For some people, the impact on your airways can lead to obstructive sleep apnoea (OSA), which is a more serious condition that causes actual gaps in your breathing while you’re asleep. 70% of people with OSA are living with obesity because fat can collect in the upper respiratory tract, narrowing airways dangerously. Sleep apnoea is also linked to insulin resistance, high blood pressure, increased appetite, and depression.

Losing weight can have a huge impact on these sleep issues and, as a result, boost daytime energy. It improves breathing and sleep apnoea by lowering the pressure on your airways during the night (you reduce fat in your neck, allowing your airways to open up more). On top of that, the physical activity that is usually a part of a weight-loss program can also help you sleep better. And the benefits go both ways: Getting more sleep helps support weight loss by decreasing blood sugar, blood pressure, and your appetite.

3/ Lower blood pressure

Having overweight and obesity can up your risk for high blood pressure (a.k.a. hypertension). There are a few factors at play, but one is an increase in sympathetic nervous system activity, which causes blood vessels to become more constricted and raises blood pressure. As obesity progresses and there is more fat on the body, it can physically push on your kidneys, compressing them and making them work harder to remove waste and extra fluid from your body. This can lead to kidney burnout, where they aren’t able to remove enough fluid from your blood, increasing the volume of blood in your body and raising blood pressure.

But losing weight can take some of that load off your kidneys, as well as reduce inflammation, bringing your blood pressure back down. Research shows that losing 5 per cent of your weight can normalise your blood pressure.

4/ A healthier heart

Researchers at Johns Hopkins found that a higher BMI was linked to higher levels of troponin, an enzyme in the blood that raises your risk for having a heart attack. Those whose BMI was 35 or higher had the highest levels of troponin and were nine times more likely to develop heart failure than those with a healthy BMI and low levels (or no levels) of troponin.

“A consequence of excess fat is that lipid levels are high, such as total cholesterol, LDL cholesterol, and triglycerides,” says Ard. “And when those high lipid levels are combined with high inflammation, it creates an environment where artery-clogging plaque can form easily.”

Losing weight can reverse that. A 2018 Swedish study found that people who lost weight gradually and kept their BMI at a healthy level had stronger left ventricular systolic and diastolic functions (that’s basically the heart’s pumping mechanism) when compared with study participants who were still living with overweight or obesity.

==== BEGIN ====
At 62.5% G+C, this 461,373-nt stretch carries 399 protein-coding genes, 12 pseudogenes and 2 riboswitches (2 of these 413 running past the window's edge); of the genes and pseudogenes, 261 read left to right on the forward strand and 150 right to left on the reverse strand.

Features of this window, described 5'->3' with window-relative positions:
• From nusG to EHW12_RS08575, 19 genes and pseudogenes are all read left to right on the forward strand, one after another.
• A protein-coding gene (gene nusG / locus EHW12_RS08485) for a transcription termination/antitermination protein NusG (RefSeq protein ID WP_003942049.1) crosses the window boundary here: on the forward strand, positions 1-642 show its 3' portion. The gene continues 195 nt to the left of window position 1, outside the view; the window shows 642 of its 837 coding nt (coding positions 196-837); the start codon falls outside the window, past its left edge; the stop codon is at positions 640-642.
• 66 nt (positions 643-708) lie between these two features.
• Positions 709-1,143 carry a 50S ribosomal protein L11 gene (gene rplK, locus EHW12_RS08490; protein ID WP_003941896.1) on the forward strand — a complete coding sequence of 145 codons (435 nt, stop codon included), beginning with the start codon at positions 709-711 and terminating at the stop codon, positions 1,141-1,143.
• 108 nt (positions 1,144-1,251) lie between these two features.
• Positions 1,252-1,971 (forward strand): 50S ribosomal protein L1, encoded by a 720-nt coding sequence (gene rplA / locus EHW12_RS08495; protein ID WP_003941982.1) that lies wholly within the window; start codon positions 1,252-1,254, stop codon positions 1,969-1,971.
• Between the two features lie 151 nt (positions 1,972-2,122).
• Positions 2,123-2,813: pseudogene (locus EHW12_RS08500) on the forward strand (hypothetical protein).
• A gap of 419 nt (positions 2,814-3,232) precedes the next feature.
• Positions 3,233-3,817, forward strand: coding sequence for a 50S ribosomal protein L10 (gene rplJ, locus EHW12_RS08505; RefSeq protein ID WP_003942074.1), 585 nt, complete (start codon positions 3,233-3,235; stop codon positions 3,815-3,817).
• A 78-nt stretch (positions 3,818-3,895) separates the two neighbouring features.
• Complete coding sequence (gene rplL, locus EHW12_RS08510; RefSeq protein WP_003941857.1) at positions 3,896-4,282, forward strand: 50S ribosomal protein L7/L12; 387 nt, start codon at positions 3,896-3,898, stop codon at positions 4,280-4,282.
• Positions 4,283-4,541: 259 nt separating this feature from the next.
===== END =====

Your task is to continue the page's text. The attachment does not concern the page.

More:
5/ Reduced risk of cancer

The American Cancer Society reports that excess body weight contributes to about 11.9% of cancers in men and 13.1% in women. The extra fat tissue can increase your risk of many different types of cancer, including endometrial, kidney, liver, thyroid, pancreatic, and breast (in post-menopausal women). Research has also determined that your risk of death caused by cancer is significantly higher if you have obesity.

The connection between excess body weight and cancer risk is not fully understood, but insulin resistance, increased oestrogen levels, and inflammation resulting from excess fat are all thought to play a contributing role. “Excessive fat tissue can have an impact on inflammation in the body, affecting levels of certain hormones–like insulin, insulin-like growth factor, and sex hormones–which can impact how our body functions,” says Michelle Cardel, Ph.D., R.D., senior director of global clinical research & nutrition at WeightWatchers.

6/ More interest in sex

Living with overweight or obesity can impact blood flow, hormone levels, and other functions which play a role in both your sex drive and ability to enjoy sex. For example, carrying around excess body weight can significantly decrease your testosterone production—affecting the sex drive in both men and women. It also negatively impacts blood flow, which is needed for arousal.

Weight loss, however, has been shown to improve your libido and ability to orgasm. It improves your cholesterol and triglyceride levels, which then decreases plaque build-up in your blood vessels and improves blood flow all over, including your genitals. This can make it easier for people to achieve and maintain an erection or produce vaginal lubrication, making intercourse more enjoyable.